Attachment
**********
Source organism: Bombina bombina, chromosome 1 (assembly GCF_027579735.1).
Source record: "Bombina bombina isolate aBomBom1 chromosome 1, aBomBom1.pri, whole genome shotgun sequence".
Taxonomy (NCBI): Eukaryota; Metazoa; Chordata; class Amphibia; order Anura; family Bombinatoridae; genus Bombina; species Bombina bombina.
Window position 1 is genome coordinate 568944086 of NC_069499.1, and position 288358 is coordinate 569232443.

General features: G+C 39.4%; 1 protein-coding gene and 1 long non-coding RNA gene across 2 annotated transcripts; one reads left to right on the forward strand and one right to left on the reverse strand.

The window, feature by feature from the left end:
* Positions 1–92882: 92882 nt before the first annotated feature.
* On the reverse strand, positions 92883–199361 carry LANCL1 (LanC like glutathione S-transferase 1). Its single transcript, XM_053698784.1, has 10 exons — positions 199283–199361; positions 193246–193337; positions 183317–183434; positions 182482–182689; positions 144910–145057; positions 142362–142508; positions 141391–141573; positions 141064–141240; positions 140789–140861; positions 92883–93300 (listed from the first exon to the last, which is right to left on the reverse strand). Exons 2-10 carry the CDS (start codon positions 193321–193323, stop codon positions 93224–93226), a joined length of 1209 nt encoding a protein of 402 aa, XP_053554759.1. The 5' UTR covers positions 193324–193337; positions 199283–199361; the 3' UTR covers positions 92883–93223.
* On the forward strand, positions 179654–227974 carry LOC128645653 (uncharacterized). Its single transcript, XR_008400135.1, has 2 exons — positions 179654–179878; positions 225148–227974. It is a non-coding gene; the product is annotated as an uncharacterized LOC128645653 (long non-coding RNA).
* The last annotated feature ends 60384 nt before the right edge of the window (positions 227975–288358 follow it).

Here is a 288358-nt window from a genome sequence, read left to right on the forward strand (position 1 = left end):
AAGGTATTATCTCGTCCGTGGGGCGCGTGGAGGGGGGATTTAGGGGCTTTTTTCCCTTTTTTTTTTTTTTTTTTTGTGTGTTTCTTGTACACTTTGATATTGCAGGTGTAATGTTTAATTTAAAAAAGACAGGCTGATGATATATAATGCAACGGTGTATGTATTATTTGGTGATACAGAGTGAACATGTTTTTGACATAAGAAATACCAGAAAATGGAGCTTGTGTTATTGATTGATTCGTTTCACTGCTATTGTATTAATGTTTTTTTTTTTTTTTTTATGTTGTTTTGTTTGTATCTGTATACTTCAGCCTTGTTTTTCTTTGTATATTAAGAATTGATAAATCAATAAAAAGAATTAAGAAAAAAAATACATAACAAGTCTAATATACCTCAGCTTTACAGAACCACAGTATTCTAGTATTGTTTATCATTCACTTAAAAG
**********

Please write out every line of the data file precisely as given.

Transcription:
Source organism: Bombina bombina, chromosome 1 (assembly GCF_027579735.1).
Source record: "Bombina bombina isolate aBomBom1 chromosome 1, aBomBom1.pri, whole genome shotgun sequence".
Taxonomy (NCBI): Eukaryota; Metazoa; Chordata; class Amphibia; order Anura; family Bombinatoridae; genus Bombina; species Bombina bombina.
Window position 1 is genome coordinate 568944086 of NC_069499.1, and position 288358 is coordinate 569232443.

General features: G+C 39.4%; 1 protein-coding gene and 1 long non-coding RNA gene across 2 annotated transcripts; one reads left to right on the forward strand and one right to left on the reverse strand.

The window, feature by feature from the left end:
* Positions 1–92882: 92882 nt before the first annotated feature.
* On the reverse strand, positions 92883–199361 carry LANCL1 (LanC like glutathione S-transferase 1). Its single transcript, XM_053698784.1, has 10 exons — positions 199283–199361; positions 193246–193337; positions 183317–183434; positions 182482–182689; positions 144910–145057; positions 142362–142508; positions 141391–141573; positions 141064–141240; positions 140789–140861; positions 92883–93300 (listed from the first exon to the last, which is right to left on the reverse strand). Exons 2-10 carry the CDS (start codon positions 193321–193323, stop codon positions 93224–93226), a joined length of 1209 nt encoding a protein of 402 aa, XP_053554759.1. The 5' UTR covers positions 193324–193337; positions 199283–199361; the 3' UTR covers positions 92883–93223.
* On the forward strand, positions 179654–227974 carry LOC128645653 (uncharacterized). Its single transcript, XR_008400135.1, has 2 exons — positions 179654–179878; positions 225148–227974. It is a non-coding gene; the product is annotated as an uncharacterized LOC128645653 (long non-coding RNA).
* The last annotated feature ends 60384 nt before the right edge of the window (positions 227975–288358 follow it).

Here is a 288358-nt window from a genome sequence, read left to right on the forward strand (position 1 = left end):
AAGGTATTATCTCGTCCGTGGGGCGCGTGGAGGGGGGATTTAGGGGCTTTTTTCCCTTTTTTTTTTTTTTTTTTTGTGTGTTTCTTGTACACTTTGATATTGCAGGTGTAATGTTTAATTTAAAAAAGACAGGCTGATGATATATAATGCAACGGTGTATGTATTATTTGGTGATACAGAGTGAACATGTTTTTGACATAAGAAATACCAGAAAATGGAGCTTGTGTTATTGATTGATTCGTTTCACTGCTATTGTATTAATGTTTTTTTTTTTTTTTTTATGTTGTTTTGTTTGTATCTGTATACTTCAGCCTTGTTTTTCTTTGTATATTAAGAATTGATAAATCAATAAAAAGAATTAAGAAAAAAAATACATAACAAGTCTAATATACCTCAGCTTTACAGAACCACAGTATTCTAGTATTGTTTATCATTCACTTAAAAG